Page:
What Is an AIR File?

How to Open, Edit, and Convert AIR Files

AIR Files
AIR Files.

A file with the .AIR file extension is most likely an AIR (Adobe Integrated Runtime) Installer Package file that stores internet-based applications programmed using Adobe Flash, ActionScript, or Apache Flex.

AIR files are usually ZIP-compressed and can be used across all desktop and mobile operating systems that support the Adobe AIR runtime, like Windows, macOS, Android, iOS, and BlackBerry Tablet OS.

The M.U.G.E.N. video game engine uses the AIR file extension as a plain text file that stores animation settings. It may explain how a character should move or how a background scene should simulate movement. They also explain how M.U.G.E.N. Sprite files (.SFF) are animated.

AIR is also an acronym for Automated Image Registration.

How to Open an AIR File

Since some Adobe AIR files are ZIP-based files, you should be able to pull it apart using PeaZip, 7-Zip, or any other free zip/unzip programs. However, to have full access to the original application files, a decompiler may be necessary.

Warning: Take great care when opening executable file formats like .AIR files that you have received via email or downloaded from websites you're not familiar with. See my List of Executable File Extensions for a listing of file extensions to avoid and why.

To actually use .AIR files on your computer, you need to install an environment for them to run in, which is done through the free Adobe AIR.

This is a prerequisite before you can use the AIR application. After it's installed, the application will run like any other software program or video game.

AIR applications can be built using Adobe Animate (previously called Adobe Flash Professional).

Depending on whether the application is meant for mobile or desktop use, Adobe AIR applications can be built using Adobe Flex, Adobe Flash, HTML, JavaScript, or Ajax.

Building Adobe AIR Applications is a PDF file from Adobe that explains all of this in detail.

For more information on using AIR applications on a desktop, Android, BlackBerry Tablet OS, and iOS devices, see Adobe's Packaging Adobe AIR Applications.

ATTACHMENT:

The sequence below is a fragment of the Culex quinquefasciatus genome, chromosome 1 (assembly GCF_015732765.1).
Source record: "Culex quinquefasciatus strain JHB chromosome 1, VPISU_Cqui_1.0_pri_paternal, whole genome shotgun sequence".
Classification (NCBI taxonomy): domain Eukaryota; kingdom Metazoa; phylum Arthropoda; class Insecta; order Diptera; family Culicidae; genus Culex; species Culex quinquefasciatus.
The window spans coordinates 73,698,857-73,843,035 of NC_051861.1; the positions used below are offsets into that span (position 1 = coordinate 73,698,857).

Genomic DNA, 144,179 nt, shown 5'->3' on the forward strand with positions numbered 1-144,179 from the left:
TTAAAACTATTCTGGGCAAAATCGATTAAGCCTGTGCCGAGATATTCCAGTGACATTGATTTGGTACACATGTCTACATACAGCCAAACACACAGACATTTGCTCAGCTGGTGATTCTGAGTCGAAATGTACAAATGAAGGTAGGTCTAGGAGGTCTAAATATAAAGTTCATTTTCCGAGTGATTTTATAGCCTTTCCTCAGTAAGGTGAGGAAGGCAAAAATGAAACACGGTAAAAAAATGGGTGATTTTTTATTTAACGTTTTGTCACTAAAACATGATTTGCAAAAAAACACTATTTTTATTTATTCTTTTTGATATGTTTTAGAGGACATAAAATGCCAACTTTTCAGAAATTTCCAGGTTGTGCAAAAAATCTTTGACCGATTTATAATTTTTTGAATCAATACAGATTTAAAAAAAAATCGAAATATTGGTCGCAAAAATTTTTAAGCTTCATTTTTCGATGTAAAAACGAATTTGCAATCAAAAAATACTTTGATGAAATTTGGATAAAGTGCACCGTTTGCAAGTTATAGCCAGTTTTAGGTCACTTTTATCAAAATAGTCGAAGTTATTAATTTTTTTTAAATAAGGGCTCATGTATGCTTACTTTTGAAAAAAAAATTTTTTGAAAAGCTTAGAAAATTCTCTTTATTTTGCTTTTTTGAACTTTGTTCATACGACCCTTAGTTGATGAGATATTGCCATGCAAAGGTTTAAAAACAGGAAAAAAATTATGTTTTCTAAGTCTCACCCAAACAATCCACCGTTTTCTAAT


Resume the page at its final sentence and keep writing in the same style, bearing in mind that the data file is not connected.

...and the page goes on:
M.U.G.E.N. Animation files are used with Elecbyte's M.U.G.E.N. You can edit one or view the text settings inside with a text editor like the Notepad program built-in to Windows. However, if you want something more advanced, or a program that can open AIR text files on a Mac, see our Best Free Text Editors list for our favorites.

If you have an AIR file that's associated with Automated Image Registration files, you should be able to open it with the program suite by the same name.

How to Convert an AIR File

See Adobe's article on packing a desktop native installer to learn how you can make an EXE, DMG, DEB, or RPM installer file from an AIR application using AIR Developer Tool (ADT). Converting the AIR file to one of these formats means the application can be opened even if the Adobe AIR runtime isn't installed.

APK files are Android Package files. Adobe has information on creating Android APK packages if you're interested in doing that.

To create client-side PDF files from an AIR application using AlivePDF, see this tutorial from Murray Hopkins.

I don't see any reason why you'd want to convert M.U.G.E.N. Animation files to any other format because doing so would make them stop working with M.U.G.E.N. However, since they're just text files, they technically can be converted to other text-based formats like HTML and TXT, with most text editors.

If any program can convert an Automated Image Registration AIR file, it's going to be the program I mentioned above.

Still Can't Open the File?

Some file formats use a file extension that closely resembles a suffix used for other file formats. For example, even though an ARI file looks an awful lot like an AIR file, the two are not related at all.

ARI files are ARRIRAW Image files captured by ARRI digital cameras, and are opened with an image viewer/editor like Adobe Photoshop. Other ARI files are archives compressed with algorithms like PPM or LZP. Neither of these file formats work in the same way that AIR files do.

This same mistake could be made with any file format that uses a file extension that's spelled like .AIR. If you're not dealing with an AIR file, be sure to research the true file extension so that you can find out which programs are able to open your specific file.

However, if you're sure that the file you have is in fact an AIR file, but it's still not working as you'd expect, see Get More Help for information about contacting me on social networks or via email, posting on tech support forums, and more. Let me know what kinds of problems you're having with opening or using the AIR file and I'll see what I can do to help.

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